Vidatha appears for 122 times in the Rig-Veda and seems to be the most important assembly in the Rig Vedic period. Vidatha was an assembly meant for secular, religious and military purpose. The Rig-Veda only once indicated the connection of woman with the Sabha whereas Vidatha is frequently associated with woman women actively participated in the deliberations with men. Vidatha was the earliest folk assembly of the Aryans, performing all kinds of functions- economic, military religious and social. The Vidatha also provided common ground to clans and tribes for the worship of their gods.
Sabha & its Sabhavati
The term Sabha denotes both the assembly (in early Rig-Vedic) and the assembly hall (later Rig-Vedic). Women called Sabhavati also attended this assembly. It was basically a kin-based assembly and the practice of women attending it was stopped in later-Vedic times. Rig-Veda speaks of the Sabha also as a dicing and gambling assembly, along with a place for dancing, music, witchcraft, and magic. It discussed pastoral affairs and performed judicial and administrative functions and exercised judicial authority.
The references to samiti come from the latest books of the Rig-Veda showing that it assumed importance only towards the end of the Rig-Vedic period. Samiti was a folk assembly in which people of the tribe gathered for transacting tribal business. It discussed philosophical issues and was concerned with religious ceremonies and prayers. References suggest that the Rajan was elected and re-elected by the Samiti.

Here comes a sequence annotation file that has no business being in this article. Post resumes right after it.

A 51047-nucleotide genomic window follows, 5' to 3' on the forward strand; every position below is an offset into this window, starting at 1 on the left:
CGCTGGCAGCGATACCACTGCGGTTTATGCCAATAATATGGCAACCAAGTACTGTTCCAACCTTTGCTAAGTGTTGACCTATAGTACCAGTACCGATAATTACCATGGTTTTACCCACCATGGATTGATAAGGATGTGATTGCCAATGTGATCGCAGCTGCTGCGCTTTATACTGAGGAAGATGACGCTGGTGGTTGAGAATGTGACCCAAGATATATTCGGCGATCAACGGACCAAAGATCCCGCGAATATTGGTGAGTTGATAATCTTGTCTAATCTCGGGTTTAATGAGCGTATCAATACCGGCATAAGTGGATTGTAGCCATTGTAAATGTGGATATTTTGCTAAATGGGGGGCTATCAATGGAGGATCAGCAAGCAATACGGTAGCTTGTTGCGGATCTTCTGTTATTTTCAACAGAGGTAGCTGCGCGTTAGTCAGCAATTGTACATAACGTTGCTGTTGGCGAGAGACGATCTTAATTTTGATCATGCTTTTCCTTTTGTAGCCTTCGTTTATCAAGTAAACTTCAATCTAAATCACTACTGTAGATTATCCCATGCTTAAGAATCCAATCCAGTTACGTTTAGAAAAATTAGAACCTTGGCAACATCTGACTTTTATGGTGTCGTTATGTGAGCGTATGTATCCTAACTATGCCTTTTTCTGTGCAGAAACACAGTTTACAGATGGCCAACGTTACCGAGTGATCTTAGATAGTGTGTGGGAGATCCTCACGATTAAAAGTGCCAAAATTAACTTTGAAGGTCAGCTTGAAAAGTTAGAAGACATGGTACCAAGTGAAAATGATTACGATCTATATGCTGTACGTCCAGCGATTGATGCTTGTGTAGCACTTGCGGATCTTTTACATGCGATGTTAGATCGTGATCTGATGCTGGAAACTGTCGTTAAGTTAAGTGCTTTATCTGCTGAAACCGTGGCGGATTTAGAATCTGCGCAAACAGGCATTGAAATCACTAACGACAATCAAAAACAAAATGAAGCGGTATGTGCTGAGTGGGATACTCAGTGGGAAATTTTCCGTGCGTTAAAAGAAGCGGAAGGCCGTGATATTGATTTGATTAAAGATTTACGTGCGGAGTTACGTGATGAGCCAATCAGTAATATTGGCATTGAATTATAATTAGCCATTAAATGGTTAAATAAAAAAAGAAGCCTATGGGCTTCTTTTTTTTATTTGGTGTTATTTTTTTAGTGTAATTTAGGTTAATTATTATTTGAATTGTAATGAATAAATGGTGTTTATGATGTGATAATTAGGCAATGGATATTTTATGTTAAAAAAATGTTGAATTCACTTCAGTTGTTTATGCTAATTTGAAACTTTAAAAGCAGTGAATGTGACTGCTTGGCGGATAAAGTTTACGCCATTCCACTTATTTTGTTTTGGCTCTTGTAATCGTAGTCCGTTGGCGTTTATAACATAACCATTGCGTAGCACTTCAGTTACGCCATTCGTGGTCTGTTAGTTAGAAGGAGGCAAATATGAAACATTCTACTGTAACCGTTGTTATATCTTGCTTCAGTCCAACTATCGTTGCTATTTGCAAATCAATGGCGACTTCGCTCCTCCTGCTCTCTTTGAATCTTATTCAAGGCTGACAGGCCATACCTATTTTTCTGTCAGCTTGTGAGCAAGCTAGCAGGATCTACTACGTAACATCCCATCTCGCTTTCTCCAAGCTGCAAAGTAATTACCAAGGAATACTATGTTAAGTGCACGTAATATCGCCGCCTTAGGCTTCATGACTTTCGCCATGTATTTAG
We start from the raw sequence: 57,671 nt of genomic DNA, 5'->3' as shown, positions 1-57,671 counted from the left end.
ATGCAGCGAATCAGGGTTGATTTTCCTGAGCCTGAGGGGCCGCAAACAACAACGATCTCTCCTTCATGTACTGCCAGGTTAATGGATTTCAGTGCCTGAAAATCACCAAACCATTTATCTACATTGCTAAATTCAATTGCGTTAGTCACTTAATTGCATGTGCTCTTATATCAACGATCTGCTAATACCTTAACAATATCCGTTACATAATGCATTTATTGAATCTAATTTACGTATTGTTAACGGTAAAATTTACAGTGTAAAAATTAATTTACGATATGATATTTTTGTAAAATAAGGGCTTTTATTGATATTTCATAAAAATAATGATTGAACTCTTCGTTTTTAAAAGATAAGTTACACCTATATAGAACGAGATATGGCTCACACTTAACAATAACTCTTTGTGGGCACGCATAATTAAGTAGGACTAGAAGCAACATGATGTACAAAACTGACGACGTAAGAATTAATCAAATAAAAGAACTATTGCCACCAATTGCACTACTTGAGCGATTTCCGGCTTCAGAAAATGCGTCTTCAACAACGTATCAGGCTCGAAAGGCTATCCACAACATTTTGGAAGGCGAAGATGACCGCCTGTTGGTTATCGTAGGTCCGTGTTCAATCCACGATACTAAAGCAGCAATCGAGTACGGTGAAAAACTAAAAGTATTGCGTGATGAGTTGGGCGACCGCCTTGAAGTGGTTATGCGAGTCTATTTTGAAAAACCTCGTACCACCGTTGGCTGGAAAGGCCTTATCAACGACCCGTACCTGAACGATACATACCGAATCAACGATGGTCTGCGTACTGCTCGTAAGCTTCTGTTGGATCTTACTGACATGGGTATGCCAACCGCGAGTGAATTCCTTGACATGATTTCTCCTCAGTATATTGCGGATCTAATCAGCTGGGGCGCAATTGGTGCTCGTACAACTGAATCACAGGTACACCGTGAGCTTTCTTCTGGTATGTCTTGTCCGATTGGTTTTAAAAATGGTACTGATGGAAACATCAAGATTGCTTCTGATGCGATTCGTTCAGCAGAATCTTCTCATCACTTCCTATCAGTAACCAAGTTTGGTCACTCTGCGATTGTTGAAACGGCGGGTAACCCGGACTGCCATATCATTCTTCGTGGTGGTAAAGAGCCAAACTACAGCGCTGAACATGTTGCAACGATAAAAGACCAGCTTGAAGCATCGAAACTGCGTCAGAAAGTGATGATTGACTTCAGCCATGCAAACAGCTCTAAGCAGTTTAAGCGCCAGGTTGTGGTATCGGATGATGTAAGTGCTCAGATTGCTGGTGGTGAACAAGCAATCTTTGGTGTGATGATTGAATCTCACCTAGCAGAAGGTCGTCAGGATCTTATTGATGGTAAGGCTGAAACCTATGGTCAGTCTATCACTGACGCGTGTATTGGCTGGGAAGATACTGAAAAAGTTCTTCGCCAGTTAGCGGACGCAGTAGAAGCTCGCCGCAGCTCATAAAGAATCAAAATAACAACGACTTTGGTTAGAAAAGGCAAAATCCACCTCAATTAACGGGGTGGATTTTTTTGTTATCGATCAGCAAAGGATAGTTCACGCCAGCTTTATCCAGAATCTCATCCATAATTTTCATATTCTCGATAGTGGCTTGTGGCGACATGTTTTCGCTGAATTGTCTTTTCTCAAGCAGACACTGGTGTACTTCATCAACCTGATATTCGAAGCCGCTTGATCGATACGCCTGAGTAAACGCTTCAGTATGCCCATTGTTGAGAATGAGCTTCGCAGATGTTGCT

The differentiations between Sabha and Samiti
In the beginning, there was no difference between the Sabha and the Samiti. Both were called daughters of Prajapati. Both were mobile units led by chiefs who kept moving along with the forces. The only difference between Sabha and Samiti seems to be the fact that Sabha performed judicial functions, which the Samiti did not. Later, the sabha became a small aristocratic body and samiti ceased to exist.
The Gana or the Republic
A Gana was a assembly or troop. The leader of the gana is generally called Ganapati .
The early parisad seems to be a tribal military assembly, partly, matriarchal and partly patriarchal. However, the variety of the references lead to the non-Vedic character of the parisad. In later-Vedic period, it tended to become partly an academy and partly a royal council dominated by the priests, who functioned as teachers and advisers.
Changes in Polity in later Vedic Era
In the later Vedic period, groups of communities became part of a region or a state (janapada). The idea of kingship evolved gradually from clan chieftainship. By the end of the Vedic period, king’s authority was beginning to derive less from the support of such assemblies than from his own success in the struggle for power. Gradually, the hereditary element crept in with the further consolidation of power by the rajas. From this point, the role of courtiers became important. In the later Vedic era, the main office holders included chief priest (purohit), commander-in-chief (senani), treasurer (samagrahitri), collector of taxes (bhagadugha) and keeper of the king’s household (kshata).
Slowly, the legitimisation of the king’s power started getting confirmed by a lengthy and elaborate rituals of sacrifice (yajna) conducted by the priests. This way, the alliance between priest and King became the fundamental feature of the Indian polity. It also later led to social stratification.
For your examinations, you may also note down the important office holders in the Vedic era.[table id=37 /]